Most people are not aware of what it takes to get on the cover of the New York Times magazine. For example, lately, there has been a wave of stories about Lee Radziwill in the media, especially in the New York Times. Radziwill, now 80, is known as a socialite and younger sister of the former first lady Jacqueline Kennedy Onassis. You might remember Radziwill’s failed attempt at an acting career in the 1960s or you might recall her associations with high-profile husbands, friends and lovers. You might not remember any of these things, but when you think about it, there is little difference between Lee Radziwill, and Paris Hilton or Kim Kardashian, all of whom have made careers out of being famous.
In the spring issue of February, 2013 New York Times magazine, Lee Radziwill is strategically positioned as a woman “who proved that she can still be super-sexy at 79.” Sidebar comments from famous people include Hollywood it-girl of the moment Sofia Coppola. http://tmagazine.blogs.nytimes.com/2013/02/07/the-real-lee-radziwill/The article stated, “In a world of passing celebrity, Lee Radziwill, 79, possesses a timeless aura that radiates nowness.”
The story of Radziwill’s spectacular nowness was further amplified in a NYT video that was made by Sofia Coppola. Although Coppola was off-camera during the interview, you could hear the little-girl-in-awe tone in her voice as she asked Radziwill questions. On camera, Radziwill recalls going on tour with the Rolling Stones and Truman Capote, a splendid summer spent with Peter Beard at Andy Warhol’s house in Montauk, N.Y., and a childhood so lonely she tried to adopt an orphan.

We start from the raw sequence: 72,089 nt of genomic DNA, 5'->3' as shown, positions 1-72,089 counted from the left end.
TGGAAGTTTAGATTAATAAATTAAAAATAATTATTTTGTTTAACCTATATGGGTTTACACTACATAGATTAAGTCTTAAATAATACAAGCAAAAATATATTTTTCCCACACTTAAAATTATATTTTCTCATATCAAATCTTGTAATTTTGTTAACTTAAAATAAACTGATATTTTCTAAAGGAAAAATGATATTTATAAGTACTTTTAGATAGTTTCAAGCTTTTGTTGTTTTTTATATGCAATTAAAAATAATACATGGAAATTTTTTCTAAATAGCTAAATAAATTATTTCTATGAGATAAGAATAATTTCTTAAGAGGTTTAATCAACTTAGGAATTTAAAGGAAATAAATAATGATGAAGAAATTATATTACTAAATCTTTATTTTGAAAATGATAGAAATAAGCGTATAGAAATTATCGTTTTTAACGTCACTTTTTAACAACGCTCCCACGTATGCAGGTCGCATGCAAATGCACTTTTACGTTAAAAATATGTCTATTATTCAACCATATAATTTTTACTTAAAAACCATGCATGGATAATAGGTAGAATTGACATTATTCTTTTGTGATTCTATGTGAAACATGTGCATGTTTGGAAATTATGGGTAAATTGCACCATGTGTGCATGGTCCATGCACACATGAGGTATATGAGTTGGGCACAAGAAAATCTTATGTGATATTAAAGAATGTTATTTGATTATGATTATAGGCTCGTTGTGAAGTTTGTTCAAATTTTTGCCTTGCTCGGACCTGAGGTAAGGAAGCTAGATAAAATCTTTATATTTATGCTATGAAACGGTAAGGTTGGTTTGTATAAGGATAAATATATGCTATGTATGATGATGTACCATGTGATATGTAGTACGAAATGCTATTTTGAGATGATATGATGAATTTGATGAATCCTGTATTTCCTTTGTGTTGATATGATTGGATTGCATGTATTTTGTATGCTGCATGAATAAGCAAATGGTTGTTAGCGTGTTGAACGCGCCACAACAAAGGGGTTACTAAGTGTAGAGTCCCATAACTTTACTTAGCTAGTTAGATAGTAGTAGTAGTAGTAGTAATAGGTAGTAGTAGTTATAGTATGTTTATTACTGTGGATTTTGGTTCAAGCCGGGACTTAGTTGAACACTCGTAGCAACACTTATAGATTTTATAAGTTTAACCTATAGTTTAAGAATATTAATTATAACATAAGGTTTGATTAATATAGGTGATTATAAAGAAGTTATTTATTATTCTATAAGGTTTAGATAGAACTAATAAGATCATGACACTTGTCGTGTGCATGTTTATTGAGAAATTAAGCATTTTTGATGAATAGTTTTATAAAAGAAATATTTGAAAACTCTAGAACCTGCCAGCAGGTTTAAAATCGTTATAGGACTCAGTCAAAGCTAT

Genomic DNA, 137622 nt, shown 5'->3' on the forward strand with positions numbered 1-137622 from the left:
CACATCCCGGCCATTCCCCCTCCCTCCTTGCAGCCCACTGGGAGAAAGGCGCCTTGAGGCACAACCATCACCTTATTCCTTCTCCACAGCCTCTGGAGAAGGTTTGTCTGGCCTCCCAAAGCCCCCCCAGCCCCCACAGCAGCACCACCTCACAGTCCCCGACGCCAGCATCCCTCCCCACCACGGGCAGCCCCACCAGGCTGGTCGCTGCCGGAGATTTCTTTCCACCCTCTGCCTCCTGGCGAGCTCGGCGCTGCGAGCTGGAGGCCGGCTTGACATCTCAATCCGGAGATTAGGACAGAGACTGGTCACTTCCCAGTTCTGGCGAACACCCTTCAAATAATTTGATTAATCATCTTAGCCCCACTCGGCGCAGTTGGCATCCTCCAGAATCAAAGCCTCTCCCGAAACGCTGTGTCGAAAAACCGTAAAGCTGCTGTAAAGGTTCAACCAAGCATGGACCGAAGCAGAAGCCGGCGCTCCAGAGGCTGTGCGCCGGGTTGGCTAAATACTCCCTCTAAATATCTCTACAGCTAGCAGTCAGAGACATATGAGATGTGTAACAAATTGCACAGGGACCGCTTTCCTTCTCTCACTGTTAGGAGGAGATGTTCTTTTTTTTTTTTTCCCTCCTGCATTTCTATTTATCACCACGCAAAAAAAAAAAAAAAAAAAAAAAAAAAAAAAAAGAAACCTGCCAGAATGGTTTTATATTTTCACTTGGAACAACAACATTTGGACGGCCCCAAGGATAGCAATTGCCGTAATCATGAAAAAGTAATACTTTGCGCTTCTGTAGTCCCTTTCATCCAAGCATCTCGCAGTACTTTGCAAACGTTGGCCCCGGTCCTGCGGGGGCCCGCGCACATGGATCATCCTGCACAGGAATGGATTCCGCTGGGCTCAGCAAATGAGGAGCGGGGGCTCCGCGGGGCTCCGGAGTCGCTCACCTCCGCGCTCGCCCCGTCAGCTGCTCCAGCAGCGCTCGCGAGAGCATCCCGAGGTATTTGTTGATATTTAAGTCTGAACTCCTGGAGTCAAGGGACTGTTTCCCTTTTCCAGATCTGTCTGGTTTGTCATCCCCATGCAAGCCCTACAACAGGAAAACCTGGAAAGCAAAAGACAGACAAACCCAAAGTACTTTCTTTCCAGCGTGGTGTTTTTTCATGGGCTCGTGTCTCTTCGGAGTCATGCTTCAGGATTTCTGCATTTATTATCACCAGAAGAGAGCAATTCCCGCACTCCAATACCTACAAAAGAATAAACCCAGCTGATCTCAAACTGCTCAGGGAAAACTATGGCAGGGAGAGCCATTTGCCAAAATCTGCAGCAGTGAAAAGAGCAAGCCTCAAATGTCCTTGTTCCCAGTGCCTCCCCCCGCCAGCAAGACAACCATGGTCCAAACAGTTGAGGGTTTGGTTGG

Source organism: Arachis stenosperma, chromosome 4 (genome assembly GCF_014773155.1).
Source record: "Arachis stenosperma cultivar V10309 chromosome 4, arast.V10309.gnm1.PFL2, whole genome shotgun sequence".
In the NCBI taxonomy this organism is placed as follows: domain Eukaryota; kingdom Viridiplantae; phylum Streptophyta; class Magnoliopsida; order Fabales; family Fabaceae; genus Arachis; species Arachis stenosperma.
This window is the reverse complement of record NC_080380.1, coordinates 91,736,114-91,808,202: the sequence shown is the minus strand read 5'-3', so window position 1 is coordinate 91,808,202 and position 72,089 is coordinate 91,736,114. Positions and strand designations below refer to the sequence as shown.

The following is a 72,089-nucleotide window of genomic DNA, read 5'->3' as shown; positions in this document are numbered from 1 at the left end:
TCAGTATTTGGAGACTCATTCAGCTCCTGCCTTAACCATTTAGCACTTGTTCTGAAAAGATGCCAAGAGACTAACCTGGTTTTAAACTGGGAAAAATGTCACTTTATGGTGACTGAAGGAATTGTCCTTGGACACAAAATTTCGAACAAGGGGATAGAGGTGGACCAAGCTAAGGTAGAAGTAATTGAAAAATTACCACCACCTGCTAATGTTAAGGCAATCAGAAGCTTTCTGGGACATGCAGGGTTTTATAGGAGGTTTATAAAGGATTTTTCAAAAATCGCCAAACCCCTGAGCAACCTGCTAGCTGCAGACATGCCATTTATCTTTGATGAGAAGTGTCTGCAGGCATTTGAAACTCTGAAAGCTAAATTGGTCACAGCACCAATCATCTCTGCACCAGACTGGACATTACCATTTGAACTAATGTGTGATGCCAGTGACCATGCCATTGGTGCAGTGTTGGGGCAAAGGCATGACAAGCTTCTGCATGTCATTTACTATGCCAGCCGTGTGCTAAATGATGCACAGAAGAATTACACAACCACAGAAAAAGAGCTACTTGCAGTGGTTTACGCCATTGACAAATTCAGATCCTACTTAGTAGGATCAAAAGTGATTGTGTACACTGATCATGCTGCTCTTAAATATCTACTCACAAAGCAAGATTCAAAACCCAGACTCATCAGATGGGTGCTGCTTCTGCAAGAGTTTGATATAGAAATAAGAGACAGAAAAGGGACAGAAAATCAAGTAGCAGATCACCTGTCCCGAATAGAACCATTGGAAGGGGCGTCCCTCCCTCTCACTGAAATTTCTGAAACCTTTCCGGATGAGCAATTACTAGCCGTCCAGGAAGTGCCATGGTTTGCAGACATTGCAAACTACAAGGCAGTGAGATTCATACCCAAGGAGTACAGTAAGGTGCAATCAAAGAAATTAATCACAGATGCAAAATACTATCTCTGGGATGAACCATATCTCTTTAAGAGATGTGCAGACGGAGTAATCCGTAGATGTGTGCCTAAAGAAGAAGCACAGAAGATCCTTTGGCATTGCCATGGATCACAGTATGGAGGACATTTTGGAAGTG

Then in an ironic twist of PR spin, in the May 30 New York Times T Magazine, Sofia Coppola gets her own separate news story. This article strategically positions Sofia Coppola as the essence of nowness who really does not want to talk to the media because it is such a bother to have to give up her privacy. http://tmagazine.blogs.nytimes.com/2013/05/30/in-conversation-lee-radziwill-and-sophia-coppola-on-protecting-privacy/?_r=0
Coppola’s interviewer turns out to be, of all people, Lee Radziwill, and every time Radziwill asks Coppola a question, she first frames the questions by talking in great detail about herself. Together, the two women revel in their nowness, their coolness, how much they admire one another, and most important of all, how both women fiercely protect their privacy and disdain media attention.
Wow, how much does nowness cost? You might think Lee Radziwill is in so many New York Times cover stories simply because she’s fabulous. This kind of PR is not free and is, in fact, very expensive because it’s not really news; it’s nowness. You might wonder if Lee Radziwill and Sofia Coppola share the same PR firm. At one point, when Radziwill is interviewing Coppola, she talks about the fact that “Everybody wants to be out there until you’re so sick of their faces and their magazine covers that you think, Oh no, not again.”
Every time we see Lee Radziwill or Sofia Coppola, we can say the same thing. “Oh no, not again.” It’s not that they’re bad people. It’s just that there are so many more people who are truly accomplished and deserve recognition. There are many people who have done amazing things who are not getting in the New York Times because they can’t afford the high price of fame.